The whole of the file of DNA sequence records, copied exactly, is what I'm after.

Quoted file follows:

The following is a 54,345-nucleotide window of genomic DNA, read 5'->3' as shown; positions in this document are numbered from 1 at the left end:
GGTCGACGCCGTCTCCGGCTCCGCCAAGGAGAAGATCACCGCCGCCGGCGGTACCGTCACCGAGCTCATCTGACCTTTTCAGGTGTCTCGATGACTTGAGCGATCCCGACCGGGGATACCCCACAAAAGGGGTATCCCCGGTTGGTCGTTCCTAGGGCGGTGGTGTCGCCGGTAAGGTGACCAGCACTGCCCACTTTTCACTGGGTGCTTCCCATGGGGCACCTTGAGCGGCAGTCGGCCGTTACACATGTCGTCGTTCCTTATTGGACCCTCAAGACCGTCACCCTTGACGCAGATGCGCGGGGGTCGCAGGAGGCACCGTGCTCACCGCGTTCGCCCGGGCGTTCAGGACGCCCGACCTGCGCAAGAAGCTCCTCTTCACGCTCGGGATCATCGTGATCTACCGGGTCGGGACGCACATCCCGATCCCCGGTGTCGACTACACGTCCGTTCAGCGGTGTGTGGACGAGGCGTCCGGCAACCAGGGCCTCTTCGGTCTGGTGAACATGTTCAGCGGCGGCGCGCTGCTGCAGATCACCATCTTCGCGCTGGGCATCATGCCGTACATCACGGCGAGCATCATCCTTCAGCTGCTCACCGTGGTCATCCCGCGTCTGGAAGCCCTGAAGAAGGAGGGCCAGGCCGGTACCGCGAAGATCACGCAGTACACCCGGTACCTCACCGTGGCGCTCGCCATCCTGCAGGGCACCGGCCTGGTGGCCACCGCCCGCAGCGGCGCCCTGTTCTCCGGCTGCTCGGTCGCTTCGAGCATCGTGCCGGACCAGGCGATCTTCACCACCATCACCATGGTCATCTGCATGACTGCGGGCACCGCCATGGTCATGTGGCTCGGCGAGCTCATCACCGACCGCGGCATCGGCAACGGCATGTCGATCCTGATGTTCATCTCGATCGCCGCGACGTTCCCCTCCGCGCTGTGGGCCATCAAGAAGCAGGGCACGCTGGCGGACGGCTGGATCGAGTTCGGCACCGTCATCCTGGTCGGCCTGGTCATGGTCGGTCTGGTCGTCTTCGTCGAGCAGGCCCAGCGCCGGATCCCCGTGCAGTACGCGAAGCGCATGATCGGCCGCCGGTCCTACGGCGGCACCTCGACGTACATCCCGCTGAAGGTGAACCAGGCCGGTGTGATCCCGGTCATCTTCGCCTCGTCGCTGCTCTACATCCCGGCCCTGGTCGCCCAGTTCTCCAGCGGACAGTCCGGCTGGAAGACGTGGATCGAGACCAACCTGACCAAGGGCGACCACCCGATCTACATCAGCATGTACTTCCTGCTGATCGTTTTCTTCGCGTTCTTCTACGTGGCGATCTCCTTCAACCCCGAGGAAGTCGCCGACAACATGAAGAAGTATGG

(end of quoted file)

The following is a 54,345-nucleotide window of genomic DNA, read 5'->3' as shown; positions in this document are numbered from 1 at the left end:
GGTCGACGCCGTCTCCGGCTCCGCCAAGGAGAAGATCACCGCCGCCGGCGGTACCGTCACCGAGCTCATCTGACCTTTTCAGGTGTCTCGATGACTTGAGCGATCCCGACCGGGGATACCCCACAAAAGGGGTATCCCCGGTTGGTCGTTCCTAGGGCGGTGGTGTCGCCGGTAAGGTGACCAGCACTGCCCACTTTTCACTGGGTGCTTCCCATGGGGCACCTTGAGCGGCAGTCGGCCGTTACACATGTCGTCGTTCCTTATTGGACCCTCAAGACCGTCACCCTTGACGCAGATGCGCGGGGGTCGCAGGAGGCACCGTGCTCACCGCGTTCGCCCGGGCGTTCAGGACGCCCGACCTGCGCAAGAAGCTCCTCTTCACGCTCGGGATCATCGTGATCTACCGGGTCGGGACGCACATCCCGATCCCCGGTGTCGACTACACGTCCGTTCAGCGGTGTGTGGACGAGGCGTCCGGCAACCAGGGCCTCTTCGGTCTGGTGAACATGTTCAGCGGCGGCGCGCTGCTGCAGATCACCATCTTCGCGCTGGGCATCATGCCGTACATCACGGCGAGCATCATCCTTCAGCTGCTCACCGTGGTCATCCCGCGTCTGGAAGCCCTGAAGAAGGAGGGCCAGGCCGGTACCGCGAAGATCACGCAGTACACCCGGTACCTCACCGTGGCGCTCGCCATCCTGCAGGGCACCGGCCTGGTGGCCACCGCCCGCAGCGGCGCCCTGTTCTCCGGCTGCTCGGTCGCTTCGAGCATCGTGCCGGACCAGGCGATCTTCACCACCATCACCATGGTCATCTGCATGACTGCGGGCACCGCCATGGTCATGTGGCTCGGCGAGCTCATCACCGACCGCGGCATCGGCAACGGCATGTCGATCCTGATGTTCATCTCGATCGCCGCGACGTTCCCCTCCGCGCTGTGGGCCATCAAGAAGCAGGGCACGCTGGCGGACGGCTGGATCGAGTTCGGCACCGTCATCCTGGTCGGCCTGGTCATGGTCGGTCTGGTCGTCTTCGTCGAGCAGGCCCAGCGCCGGATCCCCGTGCAGTACGCGAAGCGCATGATCGGCCGCCGGTCCTACGGCGGCACCTCGACGTACATCCCGCTGAAGGTGAACCAGGCCGGTGTGATCCCGGTCATCTTCGCCTCGTCGCTGCTCTACATCCCGGCCCTGGTCGCCCAGTTCTCCAGCGGACAGTCCGGCTGGAAGACGTGGATCGAGACCAACCTGACCAAGGGCGACCACCCGATCTACATCAGCATGTACTTCCTGCTGATCGTTTTCTTCGCGTTCTTCTACGTGGCGATCTCCTTCAACCCCGAGGAAGTCGCCGACAACATGAAGAAGTATGG